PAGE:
• Support assessments of skills needs and skills forecast exercises. The government could consider committing to a long-term collaboration agreement with other regions to carry out skills forecast exercises on a regular basis. This intelligence could feed a human capital agenda to make the skills system responsive to the needs of the labour market (elaborated in Chapter 5 on governance).

  • Create bridges between career and training guidance support. The career guidance and education guidance services should work closely together in order to refer clients to each other and to support each other’s services. These services could also be offered in tandem in the same location to facilitate access. Some thought could be given to extending the use of the career guidance vouchers (Loopbaancheques) to education guidance. Existing digital platforms for guidance (e.g. Onderwijskiezer and Mijn Loopbaan) could be better integrated with one another to ensure that users can easily access information about both career and training trajectories. A more interactive format, where the information provided to users is based on responses to a set of questions about their skills and experience would help to customise information to users’ needs. The Flanders statistical offices and relevant partners should also track the labour market outcomes of training programmes and disseminate this information on relevant digital platforms.

  • Raise awareness about skills validation (Erkennen Van Competenties – EVC) among employers and potential users. Ongoing reforms promise to simplify the existing skills validation system and improve flexibility; however, survey evidence suggests that more efforts are needed to raise awareness about EVC processes among users and employers. Information about EVC processes should be centralised and available via a digital platform, such as a careers website, as in Denmark.

  • Mobilise sectoral training funds to address skills shortages. Social partners should work with the government to promote the sharing of sectoral training funds between sectors to better facilitate workers’ transitions from declining to expanding sectors, and aggregate funds to address common skills challenges, such as adopting digital technologies and addressing STEM shortages.

  • Prioritise training in skills in high demand for jobseekers, particularly those at risk of long-term unemployment. VDAB should continue to work closely with employers and sectoral groups, as well as with adult education centres, to supply training to jobseekers in skills in high demand. The government should monitor whether the recent actions (Pact tegen krapte op de arbeidsmarkt) are successful at their objective to improve the matching of long-term unemployed with vacancies.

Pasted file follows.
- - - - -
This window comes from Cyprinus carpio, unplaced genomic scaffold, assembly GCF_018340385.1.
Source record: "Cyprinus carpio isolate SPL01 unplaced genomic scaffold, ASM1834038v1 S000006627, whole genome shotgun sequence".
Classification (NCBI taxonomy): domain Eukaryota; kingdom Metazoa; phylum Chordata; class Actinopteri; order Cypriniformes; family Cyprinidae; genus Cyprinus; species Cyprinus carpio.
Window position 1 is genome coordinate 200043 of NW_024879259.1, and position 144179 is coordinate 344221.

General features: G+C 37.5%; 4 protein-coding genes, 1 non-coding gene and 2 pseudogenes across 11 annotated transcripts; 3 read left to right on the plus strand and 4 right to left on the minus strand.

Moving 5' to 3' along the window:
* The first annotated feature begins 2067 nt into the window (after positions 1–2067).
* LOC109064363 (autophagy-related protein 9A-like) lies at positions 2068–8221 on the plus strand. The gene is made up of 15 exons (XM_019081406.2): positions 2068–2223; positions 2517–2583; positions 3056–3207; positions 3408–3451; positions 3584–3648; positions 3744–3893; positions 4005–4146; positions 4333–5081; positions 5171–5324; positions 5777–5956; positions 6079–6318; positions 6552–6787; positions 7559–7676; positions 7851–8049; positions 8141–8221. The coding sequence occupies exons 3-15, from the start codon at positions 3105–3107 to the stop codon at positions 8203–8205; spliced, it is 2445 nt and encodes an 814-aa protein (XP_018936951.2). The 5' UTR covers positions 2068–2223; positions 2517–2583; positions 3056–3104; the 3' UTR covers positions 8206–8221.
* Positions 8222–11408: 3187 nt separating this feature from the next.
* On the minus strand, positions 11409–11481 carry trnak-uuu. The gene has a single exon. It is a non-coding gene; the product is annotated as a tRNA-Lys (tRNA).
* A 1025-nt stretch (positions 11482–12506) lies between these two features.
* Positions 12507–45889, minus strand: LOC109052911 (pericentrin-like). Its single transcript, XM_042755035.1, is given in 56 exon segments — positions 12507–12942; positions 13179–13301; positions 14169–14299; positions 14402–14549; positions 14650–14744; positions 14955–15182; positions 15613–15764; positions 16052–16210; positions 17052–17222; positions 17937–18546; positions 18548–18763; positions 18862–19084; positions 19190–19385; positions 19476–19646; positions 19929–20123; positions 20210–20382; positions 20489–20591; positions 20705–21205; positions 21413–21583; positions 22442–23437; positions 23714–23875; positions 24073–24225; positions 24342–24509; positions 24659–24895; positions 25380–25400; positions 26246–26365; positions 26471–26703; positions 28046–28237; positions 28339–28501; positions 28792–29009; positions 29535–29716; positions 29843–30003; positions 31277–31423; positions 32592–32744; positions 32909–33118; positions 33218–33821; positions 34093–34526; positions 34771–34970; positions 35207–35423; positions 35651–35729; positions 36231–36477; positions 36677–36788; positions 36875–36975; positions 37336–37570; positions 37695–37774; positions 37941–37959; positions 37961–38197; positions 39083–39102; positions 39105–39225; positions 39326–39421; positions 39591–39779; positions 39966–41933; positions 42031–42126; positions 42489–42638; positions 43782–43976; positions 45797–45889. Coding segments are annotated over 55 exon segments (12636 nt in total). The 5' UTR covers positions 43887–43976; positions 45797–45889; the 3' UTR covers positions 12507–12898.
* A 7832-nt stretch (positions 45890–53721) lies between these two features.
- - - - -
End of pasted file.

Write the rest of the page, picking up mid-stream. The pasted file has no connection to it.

References

[8] Adalet McGowan, M. and D. Andrews (2015), “Labour Market Mismatch and Labour Productivity: Evidence from PIAAC Data”, OECD Economics Department Working Papers, No. 1209, OECD Publishing, Paris, https://dx.doi.org/10.1787/5js1pzx1r2kb-en.

[11] Agoria (2018), La digitalisation et le marché du travail belge (Shaping the future of work), https://info.agoria.be/nl/bethechange.

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Notes

← 1. O*NET (Occupational Information Network) is a competency-based occupational framework sponsored by the US Department of Labour that contains detailed information about the knowledge, skills, and ability requirements of more than 800 occupations.

← 2. There are four sub-components of knowledge of engineering and technology, according to the O*NET classification: computers and electronics; engineering, mechanics and technology; design; building and construction; and mechanical.

← 3. Other work-based learning programmes for the unemployed include the job-advisory traineeship (De beroepsverkennende stage—BVS), the activation traineeship (De activeringsstage), the Occupational Survival Agreement (De beroepsinlevingsovereenkomst—BIO), and the work experience internship (De werkervaringsstage).